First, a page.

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Food Security bill will ensure that grains will not rot in warehouses: Harsh Mander

posted Dec 22, 2011, 11:33 PM by Puneet Goyal
Krish Fernandes, TNN Dec 22, 2011, 02.19AM IST
PANAJI: Amidst the debate on the pros and cons of the National Food Security Bill, architect of the initial draft of the bill Harsh Mander said that the current regime of buying grain and refusing to distribute is highly flawed. Mander, who drafted the bill as a member of the National Advisory Council (NAC), told TOI that the food bill will close that circle (of buying grain and wasting it).

The bill will ensure that the grain will not rot in warehouses, because it is a legal duty to distribute it to the people, he added.

The comments of the special commissioner appointed by the Supreme Court of India to advise it in the Right to Food case on hunger and state responsibility assume significance as the Union cabinet has approved the Food Security Bill despite reservations from certain quarters, including agriculture minister Sharad Pawar.

When asked about the effect the bill would have on the exchequer, Mander said, "It is about our priorities...what is worth spending and what is not. In a country where every second child is malnourished what could be more important?"

Mander also felt that the direct cash transfer system (to the poor) was not an alternative to tackle corruption and wastage in the public distribution system (PDS) as it would lead to a collapse of existing mechanisms such as minimum support price to farmers, collection and distribution of food grain.

Asked if he was happy with the bill, Mander said, "I think it is a great bill...I'm happy with substantial parts of it. It will ensure one hot meal a day for children below 14, food for destitute people, and maternity entitlements. These things are really valuable in the bill."
"Economists feel we are doing too much but many of us (activists) feel we need to have a near universal project due to the (government's) inability to distinguish the real poor in India," he added.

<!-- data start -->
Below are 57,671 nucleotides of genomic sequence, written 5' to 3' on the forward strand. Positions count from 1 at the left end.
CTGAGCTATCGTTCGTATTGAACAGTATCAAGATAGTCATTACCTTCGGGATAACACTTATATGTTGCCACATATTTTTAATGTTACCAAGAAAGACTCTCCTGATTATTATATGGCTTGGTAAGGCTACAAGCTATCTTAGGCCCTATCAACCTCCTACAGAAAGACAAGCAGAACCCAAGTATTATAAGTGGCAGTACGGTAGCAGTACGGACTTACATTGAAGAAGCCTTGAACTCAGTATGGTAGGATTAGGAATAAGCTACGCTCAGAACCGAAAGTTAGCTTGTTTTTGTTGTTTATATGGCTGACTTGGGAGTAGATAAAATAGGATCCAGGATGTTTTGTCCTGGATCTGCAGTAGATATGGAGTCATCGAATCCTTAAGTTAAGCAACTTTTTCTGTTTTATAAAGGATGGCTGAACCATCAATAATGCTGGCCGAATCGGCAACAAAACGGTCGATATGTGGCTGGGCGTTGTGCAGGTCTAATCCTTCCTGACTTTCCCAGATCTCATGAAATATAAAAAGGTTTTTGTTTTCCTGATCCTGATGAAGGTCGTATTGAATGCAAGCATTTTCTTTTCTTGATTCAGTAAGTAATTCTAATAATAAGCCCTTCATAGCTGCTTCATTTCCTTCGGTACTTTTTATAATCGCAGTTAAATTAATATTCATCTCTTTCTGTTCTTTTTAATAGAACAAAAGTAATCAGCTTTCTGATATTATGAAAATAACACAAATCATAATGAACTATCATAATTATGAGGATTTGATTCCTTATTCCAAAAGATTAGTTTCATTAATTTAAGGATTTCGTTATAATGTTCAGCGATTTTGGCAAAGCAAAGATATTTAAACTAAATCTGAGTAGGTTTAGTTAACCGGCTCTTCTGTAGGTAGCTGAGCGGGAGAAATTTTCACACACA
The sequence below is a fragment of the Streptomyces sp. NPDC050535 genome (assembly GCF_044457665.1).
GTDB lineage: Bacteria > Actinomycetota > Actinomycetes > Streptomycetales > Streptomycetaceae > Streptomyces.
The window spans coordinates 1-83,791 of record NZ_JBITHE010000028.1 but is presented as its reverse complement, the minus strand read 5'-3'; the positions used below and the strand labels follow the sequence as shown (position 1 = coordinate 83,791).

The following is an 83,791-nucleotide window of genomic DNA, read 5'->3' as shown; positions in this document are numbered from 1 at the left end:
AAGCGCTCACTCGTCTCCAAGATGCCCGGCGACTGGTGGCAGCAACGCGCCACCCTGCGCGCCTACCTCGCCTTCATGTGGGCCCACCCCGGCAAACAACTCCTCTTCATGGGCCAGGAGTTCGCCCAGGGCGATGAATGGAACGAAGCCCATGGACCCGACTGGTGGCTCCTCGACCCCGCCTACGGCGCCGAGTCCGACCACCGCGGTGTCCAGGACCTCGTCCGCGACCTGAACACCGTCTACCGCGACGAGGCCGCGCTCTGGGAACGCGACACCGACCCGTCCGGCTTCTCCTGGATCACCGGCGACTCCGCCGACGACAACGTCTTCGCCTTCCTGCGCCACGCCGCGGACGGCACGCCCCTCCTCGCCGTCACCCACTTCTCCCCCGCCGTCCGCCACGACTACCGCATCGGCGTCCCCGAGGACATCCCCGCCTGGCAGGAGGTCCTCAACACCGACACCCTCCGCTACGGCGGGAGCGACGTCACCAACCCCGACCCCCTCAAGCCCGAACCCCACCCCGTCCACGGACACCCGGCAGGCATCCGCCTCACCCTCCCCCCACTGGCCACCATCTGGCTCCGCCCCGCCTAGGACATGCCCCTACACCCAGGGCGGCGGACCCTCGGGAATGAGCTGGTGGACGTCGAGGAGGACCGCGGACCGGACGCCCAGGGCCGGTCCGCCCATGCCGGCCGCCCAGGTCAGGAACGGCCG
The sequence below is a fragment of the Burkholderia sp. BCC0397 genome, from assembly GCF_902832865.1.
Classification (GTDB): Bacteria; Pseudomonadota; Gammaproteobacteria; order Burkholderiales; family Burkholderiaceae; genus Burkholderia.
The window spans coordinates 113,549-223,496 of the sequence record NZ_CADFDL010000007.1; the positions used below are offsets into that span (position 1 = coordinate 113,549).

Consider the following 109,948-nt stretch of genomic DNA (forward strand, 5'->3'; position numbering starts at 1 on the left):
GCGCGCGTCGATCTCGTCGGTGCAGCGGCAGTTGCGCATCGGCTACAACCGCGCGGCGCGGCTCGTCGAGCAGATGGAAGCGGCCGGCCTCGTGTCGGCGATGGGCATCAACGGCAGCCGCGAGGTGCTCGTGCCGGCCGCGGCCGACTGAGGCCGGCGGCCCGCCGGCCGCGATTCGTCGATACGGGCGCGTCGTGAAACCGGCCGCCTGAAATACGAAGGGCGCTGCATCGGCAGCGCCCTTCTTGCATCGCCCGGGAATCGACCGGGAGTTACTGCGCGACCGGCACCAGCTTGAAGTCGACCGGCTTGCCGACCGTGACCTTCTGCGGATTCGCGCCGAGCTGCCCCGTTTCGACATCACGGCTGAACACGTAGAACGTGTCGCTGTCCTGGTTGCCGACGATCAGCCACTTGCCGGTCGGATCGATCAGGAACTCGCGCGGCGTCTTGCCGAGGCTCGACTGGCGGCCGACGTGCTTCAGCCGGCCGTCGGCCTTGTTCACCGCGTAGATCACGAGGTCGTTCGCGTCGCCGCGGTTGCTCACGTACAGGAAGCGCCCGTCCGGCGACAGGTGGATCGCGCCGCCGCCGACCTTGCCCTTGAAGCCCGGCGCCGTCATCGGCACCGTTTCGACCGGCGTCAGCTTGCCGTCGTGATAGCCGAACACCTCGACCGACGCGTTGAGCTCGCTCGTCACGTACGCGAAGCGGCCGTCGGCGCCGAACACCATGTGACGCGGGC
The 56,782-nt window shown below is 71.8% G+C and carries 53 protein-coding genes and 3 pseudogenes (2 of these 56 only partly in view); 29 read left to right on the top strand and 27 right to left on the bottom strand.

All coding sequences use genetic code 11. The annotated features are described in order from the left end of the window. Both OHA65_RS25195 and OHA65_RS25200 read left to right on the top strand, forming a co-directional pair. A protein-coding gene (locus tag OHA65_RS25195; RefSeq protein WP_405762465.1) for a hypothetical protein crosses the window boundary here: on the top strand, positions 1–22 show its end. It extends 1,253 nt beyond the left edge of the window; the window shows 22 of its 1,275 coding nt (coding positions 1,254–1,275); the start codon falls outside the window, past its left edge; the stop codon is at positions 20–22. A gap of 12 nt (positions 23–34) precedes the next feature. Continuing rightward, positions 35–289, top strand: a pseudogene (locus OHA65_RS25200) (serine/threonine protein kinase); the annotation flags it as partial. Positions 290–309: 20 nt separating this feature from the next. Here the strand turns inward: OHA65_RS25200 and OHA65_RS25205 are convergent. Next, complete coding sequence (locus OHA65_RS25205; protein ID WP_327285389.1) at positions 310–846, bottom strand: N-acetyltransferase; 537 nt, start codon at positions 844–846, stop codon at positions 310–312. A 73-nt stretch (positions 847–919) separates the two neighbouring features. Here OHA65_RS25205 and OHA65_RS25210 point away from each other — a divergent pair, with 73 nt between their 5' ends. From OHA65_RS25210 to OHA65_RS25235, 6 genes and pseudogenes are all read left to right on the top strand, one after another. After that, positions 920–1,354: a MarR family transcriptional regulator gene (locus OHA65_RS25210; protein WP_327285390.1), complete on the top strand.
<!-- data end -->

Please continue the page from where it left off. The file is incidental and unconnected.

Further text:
But he also felt improvements could be made to it. "The NAC drafted a strong Right To Information (RTI) Bill, the government greatly weakened it and the standing committee made 153 amendments to make it a strong bill," said Mander, who is hoping that the Food Security Bill will take a similar trajectory.
Asked for his thoughts on the much criticized PDS, Mander said, "That the PDS needs to improve in many states is obvious. I think PDS can improve if the enforcement and grievance redressal system (of the PDS) improves."

Elaborating, Mander observed "many of us see it as transfer of subsidy to consumers, but the PDS is about buying food grains at a minimum support price...the distribution system. But substituting with cash would lead to a collapse of this system".

"Secondly, money in the family is usually controlled by the men who may not use it for food. But food in the family is controlled by the women of the family (and so will help the malnourished)," Mander added.
He felt the opposition to the bill was due to the two very different visions for India. One vision that sees economic growth with fiscal prudence, jobs and wealth increase; and the second one that feels that the government needs to spend more.